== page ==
• Kyodo


Asian Development Bank President Haruhiko Kuroda voiced support Monday for Prime Minister Shinzo Abe’s financial policies including the introduction of a 2 percent inflation target but kept mum about speculation he may become the next Bank of Japan governor.

In an interview with media organizations including Kyodo News, Kuroda said the BOJ’s introduction of the target, proposed by Abe, was “epoch-making” and that the goal should be achieved “in about two years.”

Kuroda, a former Japanese vice finance minister for international affairs, also said the central bank could carry out further monetary easing to help the country’s flagging economy, saying, “There are still a lot of assets within Japan that should be purchased.”

Noting that central banks are responsible for stabilizing prices in any country, Kuroda said, “It’s true that the BOJ has not fulfilled its duty thoroughly” as Japan’s deflation has persisted for some 15 years.

On being mentioned as a potential candidate for the next BOJ governor, Kuroda said he is “fully satisfied” in his current position, which he is contracted to hold for roughly four more years, and he would refrain from making comments regarding a “hypothesis.”

Since the current BOJ Governor Masaaki Shirakawa announced earlier this month that he would step down before the end of his term in early April, several names have emerged among analysts and financial market participants as his potential successor.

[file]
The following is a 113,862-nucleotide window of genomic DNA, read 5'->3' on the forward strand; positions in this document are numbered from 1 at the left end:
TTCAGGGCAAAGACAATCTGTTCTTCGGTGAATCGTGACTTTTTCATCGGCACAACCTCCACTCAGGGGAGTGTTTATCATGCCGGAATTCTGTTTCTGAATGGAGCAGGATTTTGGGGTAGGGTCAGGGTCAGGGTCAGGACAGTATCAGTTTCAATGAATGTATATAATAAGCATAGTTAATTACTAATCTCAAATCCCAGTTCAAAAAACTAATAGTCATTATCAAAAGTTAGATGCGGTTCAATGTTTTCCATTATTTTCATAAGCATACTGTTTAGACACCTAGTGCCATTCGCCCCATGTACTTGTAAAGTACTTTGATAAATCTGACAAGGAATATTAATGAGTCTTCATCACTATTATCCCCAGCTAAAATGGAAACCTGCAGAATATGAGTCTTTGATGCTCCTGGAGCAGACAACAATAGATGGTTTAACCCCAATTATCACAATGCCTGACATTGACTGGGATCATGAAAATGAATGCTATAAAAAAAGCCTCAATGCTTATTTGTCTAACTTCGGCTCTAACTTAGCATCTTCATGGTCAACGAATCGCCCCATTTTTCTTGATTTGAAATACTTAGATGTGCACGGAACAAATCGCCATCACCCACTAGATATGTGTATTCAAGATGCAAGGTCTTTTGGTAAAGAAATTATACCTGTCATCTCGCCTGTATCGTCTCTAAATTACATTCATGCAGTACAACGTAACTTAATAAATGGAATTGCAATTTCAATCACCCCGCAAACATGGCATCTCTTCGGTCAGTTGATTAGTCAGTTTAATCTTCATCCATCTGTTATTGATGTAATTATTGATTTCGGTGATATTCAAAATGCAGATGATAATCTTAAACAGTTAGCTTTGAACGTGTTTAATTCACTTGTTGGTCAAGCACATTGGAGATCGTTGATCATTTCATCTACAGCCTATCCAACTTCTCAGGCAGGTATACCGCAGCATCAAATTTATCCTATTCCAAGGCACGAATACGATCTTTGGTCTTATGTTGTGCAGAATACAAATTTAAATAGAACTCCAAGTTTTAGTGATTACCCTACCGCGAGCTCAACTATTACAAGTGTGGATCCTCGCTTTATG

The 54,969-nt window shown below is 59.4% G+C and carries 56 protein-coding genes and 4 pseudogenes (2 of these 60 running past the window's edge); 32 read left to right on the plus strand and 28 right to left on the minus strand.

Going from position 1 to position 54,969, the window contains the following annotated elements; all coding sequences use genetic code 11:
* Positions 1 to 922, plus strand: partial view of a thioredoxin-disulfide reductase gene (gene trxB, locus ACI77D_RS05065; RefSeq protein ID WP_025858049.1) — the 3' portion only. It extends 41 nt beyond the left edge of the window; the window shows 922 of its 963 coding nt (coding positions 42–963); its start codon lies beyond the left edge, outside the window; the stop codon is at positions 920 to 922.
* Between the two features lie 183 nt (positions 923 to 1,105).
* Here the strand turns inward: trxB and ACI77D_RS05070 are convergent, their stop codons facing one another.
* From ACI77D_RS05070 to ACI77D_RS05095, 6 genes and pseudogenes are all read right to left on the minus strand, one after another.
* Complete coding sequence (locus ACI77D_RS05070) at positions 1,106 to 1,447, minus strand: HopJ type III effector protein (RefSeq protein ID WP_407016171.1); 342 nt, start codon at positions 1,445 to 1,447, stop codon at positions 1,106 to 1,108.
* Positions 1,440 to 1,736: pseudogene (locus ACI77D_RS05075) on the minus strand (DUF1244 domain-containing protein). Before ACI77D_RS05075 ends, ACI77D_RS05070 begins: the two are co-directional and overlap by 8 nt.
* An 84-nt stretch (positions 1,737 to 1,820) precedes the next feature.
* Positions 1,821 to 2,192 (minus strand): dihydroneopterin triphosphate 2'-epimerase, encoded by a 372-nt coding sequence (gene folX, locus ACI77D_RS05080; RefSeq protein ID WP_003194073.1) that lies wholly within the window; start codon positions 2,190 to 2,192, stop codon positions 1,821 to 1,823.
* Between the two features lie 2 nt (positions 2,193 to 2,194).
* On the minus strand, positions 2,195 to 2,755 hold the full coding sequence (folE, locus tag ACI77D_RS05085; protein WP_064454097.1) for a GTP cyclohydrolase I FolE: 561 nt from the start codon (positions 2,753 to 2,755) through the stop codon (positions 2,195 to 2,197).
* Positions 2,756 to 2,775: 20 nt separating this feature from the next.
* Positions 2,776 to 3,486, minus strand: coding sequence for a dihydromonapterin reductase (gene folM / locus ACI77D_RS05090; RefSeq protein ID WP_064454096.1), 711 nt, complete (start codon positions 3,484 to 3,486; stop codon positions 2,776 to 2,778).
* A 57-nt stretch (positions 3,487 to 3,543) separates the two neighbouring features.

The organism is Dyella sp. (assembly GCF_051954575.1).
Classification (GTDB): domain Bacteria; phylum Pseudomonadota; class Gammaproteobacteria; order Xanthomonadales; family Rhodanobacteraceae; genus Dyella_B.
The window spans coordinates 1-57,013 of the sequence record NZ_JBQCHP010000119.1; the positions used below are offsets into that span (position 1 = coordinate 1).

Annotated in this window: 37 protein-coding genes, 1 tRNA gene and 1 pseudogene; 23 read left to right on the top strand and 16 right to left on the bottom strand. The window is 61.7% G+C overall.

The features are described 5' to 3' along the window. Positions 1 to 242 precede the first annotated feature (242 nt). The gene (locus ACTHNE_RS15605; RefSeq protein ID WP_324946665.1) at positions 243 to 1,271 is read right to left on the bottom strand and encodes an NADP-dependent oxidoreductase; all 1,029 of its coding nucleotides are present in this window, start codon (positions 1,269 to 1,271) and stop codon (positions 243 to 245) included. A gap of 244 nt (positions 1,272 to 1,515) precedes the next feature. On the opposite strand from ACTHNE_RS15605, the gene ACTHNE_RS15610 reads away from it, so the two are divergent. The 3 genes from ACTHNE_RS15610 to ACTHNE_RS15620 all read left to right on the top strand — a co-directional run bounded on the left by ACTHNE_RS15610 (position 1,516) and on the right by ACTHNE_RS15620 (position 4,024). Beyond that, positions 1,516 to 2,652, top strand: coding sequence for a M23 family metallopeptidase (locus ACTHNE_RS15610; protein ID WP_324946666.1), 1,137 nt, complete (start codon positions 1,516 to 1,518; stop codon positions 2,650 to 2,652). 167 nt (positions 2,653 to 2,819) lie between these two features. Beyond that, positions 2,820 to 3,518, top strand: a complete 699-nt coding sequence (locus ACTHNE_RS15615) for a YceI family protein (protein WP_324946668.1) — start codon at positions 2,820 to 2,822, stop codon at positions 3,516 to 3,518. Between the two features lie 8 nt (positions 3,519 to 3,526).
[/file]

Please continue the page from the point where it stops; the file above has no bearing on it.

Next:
Among them are former Vice Finance Minister Toshiro Muto, currently chairman of the Daiwa Institute of Research, and former BOJ Deputy Governor Kazumasa Iwata, who heads the Japan Center for Economic Research.

Regarding the yen’s recent depreciation against other major currencies, Kuroda said Abe’s economic policies, dubbed “Abenomics,” may have had an impact on the trend, but it is “fundamentally a process of correction from an excessive appreciation of the yen.”

He also defended Abe’s policies that have been criticized by some as aimed at manipulating exchange rates to weaken the Japanese currency, saying, “Japan needs monetary easing as it is in deflation. Japan remaining in deflation with a continued low growth rate would not have a positive impact on the global economy.”

On Japan’s growth strategy, Kuroda said Japan “lacks competitiveness in the farming and services sectors” and Japan’s involvement in the U.S.-led Trans-Pacific Partnership free trade agreement could be a “detonator” for a change.